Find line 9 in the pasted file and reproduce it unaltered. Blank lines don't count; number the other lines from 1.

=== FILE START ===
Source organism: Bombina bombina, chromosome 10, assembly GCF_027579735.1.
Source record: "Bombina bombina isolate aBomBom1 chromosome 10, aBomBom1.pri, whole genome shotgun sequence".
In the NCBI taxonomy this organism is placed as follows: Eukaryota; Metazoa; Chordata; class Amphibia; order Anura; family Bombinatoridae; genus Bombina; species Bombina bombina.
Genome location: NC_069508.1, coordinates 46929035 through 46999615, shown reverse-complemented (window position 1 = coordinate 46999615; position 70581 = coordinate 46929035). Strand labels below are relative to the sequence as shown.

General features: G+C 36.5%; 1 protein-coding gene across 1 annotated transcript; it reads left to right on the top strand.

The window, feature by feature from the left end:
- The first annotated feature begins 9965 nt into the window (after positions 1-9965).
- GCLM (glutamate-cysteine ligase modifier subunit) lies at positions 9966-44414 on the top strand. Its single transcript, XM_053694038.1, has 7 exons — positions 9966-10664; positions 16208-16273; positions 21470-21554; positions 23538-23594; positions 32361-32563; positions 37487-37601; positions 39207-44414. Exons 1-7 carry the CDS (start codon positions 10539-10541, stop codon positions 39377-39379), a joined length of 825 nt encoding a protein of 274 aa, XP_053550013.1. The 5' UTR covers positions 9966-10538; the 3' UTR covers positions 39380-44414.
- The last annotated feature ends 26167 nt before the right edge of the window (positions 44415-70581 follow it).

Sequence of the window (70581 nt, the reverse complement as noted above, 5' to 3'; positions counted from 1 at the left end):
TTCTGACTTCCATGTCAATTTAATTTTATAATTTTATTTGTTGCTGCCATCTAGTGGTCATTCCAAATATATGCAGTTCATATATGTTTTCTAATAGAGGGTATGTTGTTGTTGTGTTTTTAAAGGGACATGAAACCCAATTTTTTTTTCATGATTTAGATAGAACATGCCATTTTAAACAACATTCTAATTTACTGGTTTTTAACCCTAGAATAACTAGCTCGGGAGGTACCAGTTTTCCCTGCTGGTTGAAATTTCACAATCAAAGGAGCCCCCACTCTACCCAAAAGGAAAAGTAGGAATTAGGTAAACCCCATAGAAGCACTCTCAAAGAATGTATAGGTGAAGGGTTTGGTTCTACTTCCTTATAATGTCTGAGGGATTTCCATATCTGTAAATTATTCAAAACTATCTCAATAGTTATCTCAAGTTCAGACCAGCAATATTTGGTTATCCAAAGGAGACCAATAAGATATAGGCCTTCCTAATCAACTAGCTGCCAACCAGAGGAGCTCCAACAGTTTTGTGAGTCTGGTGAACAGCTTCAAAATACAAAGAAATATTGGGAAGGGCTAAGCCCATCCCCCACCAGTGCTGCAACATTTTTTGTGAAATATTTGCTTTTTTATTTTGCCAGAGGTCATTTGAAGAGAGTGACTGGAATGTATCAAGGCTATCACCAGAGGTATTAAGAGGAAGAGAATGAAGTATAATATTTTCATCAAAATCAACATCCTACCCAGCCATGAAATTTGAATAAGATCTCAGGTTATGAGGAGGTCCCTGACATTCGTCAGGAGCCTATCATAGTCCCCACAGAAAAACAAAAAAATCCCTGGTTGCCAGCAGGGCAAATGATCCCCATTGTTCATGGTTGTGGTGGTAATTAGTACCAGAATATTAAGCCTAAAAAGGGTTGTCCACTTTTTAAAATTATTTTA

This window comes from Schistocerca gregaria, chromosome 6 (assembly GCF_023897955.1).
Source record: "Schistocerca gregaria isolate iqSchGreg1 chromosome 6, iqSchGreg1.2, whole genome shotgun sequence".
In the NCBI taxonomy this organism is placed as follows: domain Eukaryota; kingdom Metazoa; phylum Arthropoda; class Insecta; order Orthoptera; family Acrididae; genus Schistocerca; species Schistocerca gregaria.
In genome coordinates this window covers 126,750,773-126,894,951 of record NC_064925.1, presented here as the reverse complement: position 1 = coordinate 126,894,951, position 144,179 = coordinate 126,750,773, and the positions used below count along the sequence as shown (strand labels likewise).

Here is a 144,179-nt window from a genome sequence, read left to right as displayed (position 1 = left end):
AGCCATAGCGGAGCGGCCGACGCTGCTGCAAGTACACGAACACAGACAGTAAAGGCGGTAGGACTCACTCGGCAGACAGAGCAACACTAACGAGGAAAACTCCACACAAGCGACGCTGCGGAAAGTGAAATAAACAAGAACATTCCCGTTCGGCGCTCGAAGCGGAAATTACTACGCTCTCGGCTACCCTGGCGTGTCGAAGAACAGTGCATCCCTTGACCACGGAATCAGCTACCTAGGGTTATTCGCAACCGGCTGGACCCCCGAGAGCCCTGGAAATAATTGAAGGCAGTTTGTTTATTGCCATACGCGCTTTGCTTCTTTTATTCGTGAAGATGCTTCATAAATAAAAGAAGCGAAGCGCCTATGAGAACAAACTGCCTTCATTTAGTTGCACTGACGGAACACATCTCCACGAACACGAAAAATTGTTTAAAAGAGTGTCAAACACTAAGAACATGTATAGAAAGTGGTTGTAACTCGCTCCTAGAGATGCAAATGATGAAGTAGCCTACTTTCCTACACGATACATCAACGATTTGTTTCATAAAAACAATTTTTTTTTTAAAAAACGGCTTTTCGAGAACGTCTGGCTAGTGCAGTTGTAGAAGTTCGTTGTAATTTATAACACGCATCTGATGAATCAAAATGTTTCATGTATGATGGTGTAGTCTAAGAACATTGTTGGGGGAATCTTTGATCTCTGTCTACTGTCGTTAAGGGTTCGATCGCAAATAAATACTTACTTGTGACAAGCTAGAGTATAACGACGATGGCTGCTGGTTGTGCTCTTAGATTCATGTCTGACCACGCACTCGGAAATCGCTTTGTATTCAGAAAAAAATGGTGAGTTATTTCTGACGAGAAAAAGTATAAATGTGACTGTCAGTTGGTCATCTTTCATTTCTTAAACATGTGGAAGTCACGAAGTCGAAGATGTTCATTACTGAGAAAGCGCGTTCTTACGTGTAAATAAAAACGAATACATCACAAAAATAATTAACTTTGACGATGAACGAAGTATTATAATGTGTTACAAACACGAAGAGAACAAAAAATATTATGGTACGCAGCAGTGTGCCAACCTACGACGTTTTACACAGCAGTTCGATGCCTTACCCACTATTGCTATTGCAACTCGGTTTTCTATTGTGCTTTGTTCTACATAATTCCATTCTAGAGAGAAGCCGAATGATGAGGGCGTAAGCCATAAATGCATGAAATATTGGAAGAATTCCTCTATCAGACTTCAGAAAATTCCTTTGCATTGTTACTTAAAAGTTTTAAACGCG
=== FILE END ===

- The last annotated feature ends 26167 nt before the right edge of the window (positions 44415-70581 follow it).